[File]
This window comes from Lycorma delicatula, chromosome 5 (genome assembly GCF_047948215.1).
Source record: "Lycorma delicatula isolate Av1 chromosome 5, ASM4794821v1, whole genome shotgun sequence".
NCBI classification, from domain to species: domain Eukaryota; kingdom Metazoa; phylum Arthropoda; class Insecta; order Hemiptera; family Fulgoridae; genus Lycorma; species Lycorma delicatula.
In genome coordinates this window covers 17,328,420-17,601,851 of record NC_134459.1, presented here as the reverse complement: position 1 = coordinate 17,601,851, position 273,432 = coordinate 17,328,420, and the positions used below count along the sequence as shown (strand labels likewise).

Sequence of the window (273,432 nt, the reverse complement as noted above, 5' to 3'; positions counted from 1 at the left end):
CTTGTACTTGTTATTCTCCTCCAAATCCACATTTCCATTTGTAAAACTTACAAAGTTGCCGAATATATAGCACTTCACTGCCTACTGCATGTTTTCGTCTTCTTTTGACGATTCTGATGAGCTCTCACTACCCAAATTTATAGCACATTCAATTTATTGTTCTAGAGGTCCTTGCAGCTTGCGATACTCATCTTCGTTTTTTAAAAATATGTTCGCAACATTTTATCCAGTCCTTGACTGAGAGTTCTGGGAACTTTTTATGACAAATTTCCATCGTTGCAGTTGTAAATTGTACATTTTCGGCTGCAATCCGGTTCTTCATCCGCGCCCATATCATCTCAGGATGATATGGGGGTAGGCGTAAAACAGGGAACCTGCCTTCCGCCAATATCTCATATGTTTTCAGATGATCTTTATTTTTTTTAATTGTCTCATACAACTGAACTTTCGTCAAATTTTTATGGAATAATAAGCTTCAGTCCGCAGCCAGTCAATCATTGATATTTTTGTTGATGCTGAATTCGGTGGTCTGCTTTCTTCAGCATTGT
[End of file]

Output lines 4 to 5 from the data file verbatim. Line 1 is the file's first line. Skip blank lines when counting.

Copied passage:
In genome coordinates this window covers 17,328,420-17,601,851 of record NC_134459.1, presented here as the reverse complement: position 1 = coordinate 17,601,851, position 273,432 = coordinate 17,328,420, and the positions used below count along the sequence as shown (strand labels likewise).

Sequence of the window (273,432 nt, the reverse complement as noted above, 5' to 3'; positions counted from 1 at the left end):